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Gearing Up to Battle Invasive Wiregrass in Wyoming

University of Wyoming associate professor Brian Mealor is working to mitigate a new outgrowth of invasive wiregrass near Sheridan. (University of Wyoming)
University of Wyoming associate professor Brian Mealor is working to mitigate a new outgrowth of invasive wiregrass near Sheridan. (University of Wyoming)
July 7, 2016

SHERIDAN, Wyo. - Ventenata dub, otherwise known as wire grass, is back in Wyoming, and if left to its own devices, the invasive species could pose big problems for ranchers and farmers.

So far some 70 acres of the non-native species have been identified near Sheridan.

Brian Mealor, an associate professor at the University of Wyoming Sheridan Research and Extension Center, says managing invasive weeds is more than just an agricultural concern.

He says wiregrass can increase the potential for wildfires in dry seasons and limit forage areas for wildlife.

"So all of these things that seem very specific begin to add up, and they have larger impacts at the ecosystem level that affect anything from economics to wildlife habitat to recreation to agricultural production," he explains.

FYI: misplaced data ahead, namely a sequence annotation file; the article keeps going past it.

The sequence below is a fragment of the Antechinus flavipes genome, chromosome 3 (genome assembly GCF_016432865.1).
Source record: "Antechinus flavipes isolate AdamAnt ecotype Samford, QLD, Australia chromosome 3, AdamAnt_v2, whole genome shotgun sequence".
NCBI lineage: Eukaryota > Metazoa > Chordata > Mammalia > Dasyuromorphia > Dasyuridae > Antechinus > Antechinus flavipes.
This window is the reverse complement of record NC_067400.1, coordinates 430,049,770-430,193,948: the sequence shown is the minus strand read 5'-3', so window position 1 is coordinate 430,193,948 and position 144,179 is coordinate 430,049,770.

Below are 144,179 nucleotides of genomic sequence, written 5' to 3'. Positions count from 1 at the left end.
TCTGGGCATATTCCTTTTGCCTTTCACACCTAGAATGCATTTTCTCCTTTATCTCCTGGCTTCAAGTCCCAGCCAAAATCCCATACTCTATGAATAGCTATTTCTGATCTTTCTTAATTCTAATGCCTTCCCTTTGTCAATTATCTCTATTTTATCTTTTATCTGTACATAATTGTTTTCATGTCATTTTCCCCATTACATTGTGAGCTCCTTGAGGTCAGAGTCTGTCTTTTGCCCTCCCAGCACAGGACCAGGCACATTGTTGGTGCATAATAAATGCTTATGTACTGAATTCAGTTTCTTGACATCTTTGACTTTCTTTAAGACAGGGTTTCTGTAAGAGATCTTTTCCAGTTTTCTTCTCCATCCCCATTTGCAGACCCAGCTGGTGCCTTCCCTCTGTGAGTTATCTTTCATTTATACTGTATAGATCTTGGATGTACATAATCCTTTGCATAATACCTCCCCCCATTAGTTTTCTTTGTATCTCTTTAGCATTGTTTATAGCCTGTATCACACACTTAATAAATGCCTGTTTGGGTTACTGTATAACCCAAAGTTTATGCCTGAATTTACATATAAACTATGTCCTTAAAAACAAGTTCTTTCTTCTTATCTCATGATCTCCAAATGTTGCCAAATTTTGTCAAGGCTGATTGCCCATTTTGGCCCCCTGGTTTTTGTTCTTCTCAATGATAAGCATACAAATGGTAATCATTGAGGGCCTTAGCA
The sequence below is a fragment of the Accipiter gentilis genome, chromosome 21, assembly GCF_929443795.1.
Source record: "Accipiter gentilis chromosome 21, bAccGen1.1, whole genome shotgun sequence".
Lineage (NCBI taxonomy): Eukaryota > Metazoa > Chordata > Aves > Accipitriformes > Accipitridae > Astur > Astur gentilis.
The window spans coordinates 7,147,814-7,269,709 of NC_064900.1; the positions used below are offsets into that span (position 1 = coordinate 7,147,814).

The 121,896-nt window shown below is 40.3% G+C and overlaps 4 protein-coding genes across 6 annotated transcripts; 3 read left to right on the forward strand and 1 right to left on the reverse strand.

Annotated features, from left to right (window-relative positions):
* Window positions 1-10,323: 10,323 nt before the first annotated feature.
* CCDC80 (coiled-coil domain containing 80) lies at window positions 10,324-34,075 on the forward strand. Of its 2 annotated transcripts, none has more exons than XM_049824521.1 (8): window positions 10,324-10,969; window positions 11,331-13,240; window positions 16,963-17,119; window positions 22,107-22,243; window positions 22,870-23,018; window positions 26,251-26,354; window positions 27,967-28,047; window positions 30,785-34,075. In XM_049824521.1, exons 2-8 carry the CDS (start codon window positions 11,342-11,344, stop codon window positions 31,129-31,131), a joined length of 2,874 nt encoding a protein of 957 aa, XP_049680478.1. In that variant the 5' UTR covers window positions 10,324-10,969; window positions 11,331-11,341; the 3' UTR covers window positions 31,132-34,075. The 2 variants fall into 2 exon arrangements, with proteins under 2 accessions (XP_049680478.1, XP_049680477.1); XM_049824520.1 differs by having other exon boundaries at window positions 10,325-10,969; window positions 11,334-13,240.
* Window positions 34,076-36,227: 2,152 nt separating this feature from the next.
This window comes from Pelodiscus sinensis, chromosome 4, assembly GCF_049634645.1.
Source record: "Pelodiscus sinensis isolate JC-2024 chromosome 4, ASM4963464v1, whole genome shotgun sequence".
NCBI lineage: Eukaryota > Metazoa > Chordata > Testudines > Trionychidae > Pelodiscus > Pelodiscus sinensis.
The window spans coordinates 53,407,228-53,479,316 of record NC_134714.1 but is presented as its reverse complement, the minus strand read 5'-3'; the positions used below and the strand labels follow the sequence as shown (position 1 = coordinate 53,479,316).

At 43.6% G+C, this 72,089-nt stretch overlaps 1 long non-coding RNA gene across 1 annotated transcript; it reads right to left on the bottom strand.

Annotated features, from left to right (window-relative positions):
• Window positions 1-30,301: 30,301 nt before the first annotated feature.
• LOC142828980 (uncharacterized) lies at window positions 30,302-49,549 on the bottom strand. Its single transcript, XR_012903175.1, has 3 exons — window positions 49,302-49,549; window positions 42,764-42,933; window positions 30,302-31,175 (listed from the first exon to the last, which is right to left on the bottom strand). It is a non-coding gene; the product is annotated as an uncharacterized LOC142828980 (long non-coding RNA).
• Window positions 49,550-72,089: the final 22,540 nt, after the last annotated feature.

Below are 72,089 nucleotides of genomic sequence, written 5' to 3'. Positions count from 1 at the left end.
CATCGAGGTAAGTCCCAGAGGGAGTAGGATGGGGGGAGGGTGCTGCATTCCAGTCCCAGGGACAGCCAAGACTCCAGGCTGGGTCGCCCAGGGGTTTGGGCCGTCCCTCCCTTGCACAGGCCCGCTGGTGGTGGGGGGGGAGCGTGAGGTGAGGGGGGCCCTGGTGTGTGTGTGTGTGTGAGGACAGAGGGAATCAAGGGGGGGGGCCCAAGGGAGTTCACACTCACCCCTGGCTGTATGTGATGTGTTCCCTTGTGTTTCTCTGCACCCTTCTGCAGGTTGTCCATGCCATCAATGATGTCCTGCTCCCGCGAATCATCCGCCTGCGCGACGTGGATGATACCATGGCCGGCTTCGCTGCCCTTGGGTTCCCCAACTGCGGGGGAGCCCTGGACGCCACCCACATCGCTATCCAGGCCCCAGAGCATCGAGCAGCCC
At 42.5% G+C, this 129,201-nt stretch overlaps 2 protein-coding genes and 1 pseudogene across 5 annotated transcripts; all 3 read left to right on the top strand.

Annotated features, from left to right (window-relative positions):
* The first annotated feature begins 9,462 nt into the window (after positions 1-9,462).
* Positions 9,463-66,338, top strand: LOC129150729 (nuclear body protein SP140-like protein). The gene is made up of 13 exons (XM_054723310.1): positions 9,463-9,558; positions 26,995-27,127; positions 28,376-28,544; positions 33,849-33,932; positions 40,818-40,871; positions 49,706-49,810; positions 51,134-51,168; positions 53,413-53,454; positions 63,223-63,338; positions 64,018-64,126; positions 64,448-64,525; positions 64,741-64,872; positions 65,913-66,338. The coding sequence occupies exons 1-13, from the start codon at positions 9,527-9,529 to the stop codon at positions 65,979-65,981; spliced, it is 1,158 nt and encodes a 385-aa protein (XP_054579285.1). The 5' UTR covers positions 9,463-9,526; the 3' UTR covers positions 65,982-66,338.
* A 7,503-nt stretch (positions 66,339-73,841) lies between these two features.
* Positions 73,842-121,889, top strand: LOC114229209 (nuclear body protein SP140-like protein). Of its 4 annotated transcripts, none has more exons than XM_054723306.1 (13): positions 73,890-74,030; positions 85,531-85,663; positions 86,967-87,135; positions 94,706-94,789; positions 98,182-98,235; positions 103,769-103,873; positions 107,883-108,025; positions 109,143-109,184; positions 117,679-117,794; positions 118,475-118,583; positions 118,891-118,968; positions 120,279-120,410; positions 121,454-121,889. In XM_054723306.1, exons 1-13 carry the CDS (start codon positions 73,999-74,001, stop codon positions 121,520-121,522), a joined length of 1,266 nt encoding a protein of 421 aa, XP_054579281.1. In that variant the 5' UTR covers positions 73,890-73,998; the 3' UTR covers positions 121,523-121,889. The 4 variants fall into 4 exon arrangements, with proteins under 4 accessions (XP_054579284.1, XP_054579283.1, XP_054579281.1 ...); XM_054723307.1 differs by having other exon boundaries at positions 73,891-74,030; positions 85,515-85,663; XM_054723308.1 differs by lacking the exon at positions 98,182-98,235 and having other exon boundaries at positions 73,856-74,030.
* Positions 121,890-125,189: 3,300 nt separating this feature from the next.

Mealor says the dense plant has taken over nearly 50 percent of some of the acres recently surveyed by his team.

He adds that more than 9 million acres of rangeland burned in the U.S. last year, at a cost of up to $1 billion, and he says a lot of those wildfires were driven by non-native invasive plant species.

Mealor says how the plant got to Wyoming remains a mystery. One theory is that it arrived as packing material back when straw was used instead of Styrofoam peanuts.

He says the strategy to beat back the invasive species would likely involve limiting the movement of infested hay, and active treatment using herbicides.

He says it all begins with trying to map out the full extent of the areas already impacted.

"In the state of Wyoming, this is the only place that we know that it exists,” he points out. “If we can be proactive in trying to limit its spread to this known location, then hopefully the impacts across the landscape will be limited as well."

Mealor notes the invasive culprit looks a lot like wheat, with seedpods that sit on top of thin stalks.

He is encouraging anyone who spies wiregrass on rangeland to call his team to investigate. That number is (307) 673-2856.



Eric Galatas, Public News Service - WY